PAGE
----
Ponte and Croft (1998) present the first experiments on the language modeling approach to information retrieval. Their basic approach is the model that we have presented until now. However, we have presented an approach where the language model is a mixture of two multinomials, much as in (Miller et al., 1999, Hiemstra, 2000) rather than Ponte and Croft's multivariate Bernoulli model. The use of multinomials has been standard in most subsequent work in the LM approach and experimental results in IR, as well as evidence from text classification which we consider in Section 13.3 (page ), suggests that it is superior. Ponte and Croft argued strongly for the effectiveness of the term weights that come from the language modeling approach over traditional tf-idf weights. We present a subset of their results in Figure 12.4 where they compare tf-idf to language modeling by evaluating TREC topics 202-250 over TREC disks 2 and 3. The queries are sentence-length natural language queries. The language modeling approach yields significantly better results than their baseline tf-idf based term weighting approach. And indeed the gains shown here have been extended in subsequent work.

**Exercises.**

- Consider making a language model from the following training text:
the martian has landed on the latin pop sensation ricky martin

- Under a MLE-estimated unigram probability model, what are
and
?
- Under a MLE-estimated bigram model, what are and ?

- Under a MLE-estimated unigram probability model, what are
and
?
- Suppose we have a collection that consists of the 4 documents given in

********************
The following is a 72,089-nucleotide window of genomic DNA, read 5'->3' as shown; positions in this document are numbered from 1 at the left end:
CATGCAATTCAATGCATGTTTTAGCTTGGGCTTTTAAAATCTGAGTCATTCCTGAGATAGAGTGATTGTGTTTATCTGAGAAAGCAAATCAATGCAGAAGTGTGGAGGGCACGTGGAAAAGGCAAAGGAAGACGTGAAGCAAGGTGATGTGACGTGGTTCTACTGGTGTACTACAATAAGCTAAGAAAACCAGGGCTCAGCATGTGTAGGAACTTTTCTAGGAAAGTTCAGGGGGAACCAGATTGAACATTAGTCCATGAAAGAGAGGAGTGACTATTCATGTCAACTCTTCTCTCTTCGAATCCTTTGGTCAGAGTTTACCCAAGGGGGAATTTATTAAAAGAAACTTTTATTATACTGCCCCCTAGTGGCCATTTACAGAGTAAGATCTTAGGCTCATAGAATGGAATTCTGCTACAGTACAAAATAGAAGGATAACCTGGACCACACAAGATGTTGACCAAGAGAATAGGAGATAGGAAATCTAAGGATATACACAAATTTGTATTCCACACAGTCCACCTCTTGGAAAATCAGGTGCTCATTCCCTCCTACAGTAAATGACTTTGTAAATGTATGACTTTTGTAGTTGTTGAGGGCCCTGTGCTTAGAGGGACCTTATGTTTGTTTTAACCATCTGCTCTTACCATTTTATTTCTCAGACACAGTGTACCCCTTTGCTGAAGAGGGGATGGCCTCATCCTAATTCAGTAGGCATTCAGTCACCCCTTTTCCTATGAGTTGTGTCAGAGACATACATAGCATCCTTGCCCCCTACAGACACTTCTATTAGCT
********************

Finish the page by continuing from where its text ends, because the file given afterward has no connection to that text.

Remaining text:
the below table.
docID Document text 1 click go the shears boys click click click 2 click click 3 metal here 4 metal shears click here Query Doc 1 Doc 2 Doc 3 Doc 4 click shears click shears - Using the calculations in Exercise 12.2.3 as inspiration or as
examples where appropriate, write one sentence each describing the
treatment that
the model in Equation 102
gives
to each of the following quantities. Include whether it is present in
the model or not and whether the effect is raw or scaled.
- Term frequency in a document
- Collection frequency of a term
- Document frequency of a term
- Length normalization of a term

- In the mixture model approach to the query likelihood model (Equation 104), the
probability estimate of a term is based on the term frequency of a
word in a document, and the collection frequency of the word. Doing
this certainly guarantees that each term of a query (in the
vocabulary) has a non-zero chance of being generated by each
document. But it has a more subtle but important effect of
implementing a form of term weighting, related to what we saw in
Chapter 6 .
Explain how this works. In particular, include in your answer a
concrete numeric example showing this term weighting at work.

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2009-04-07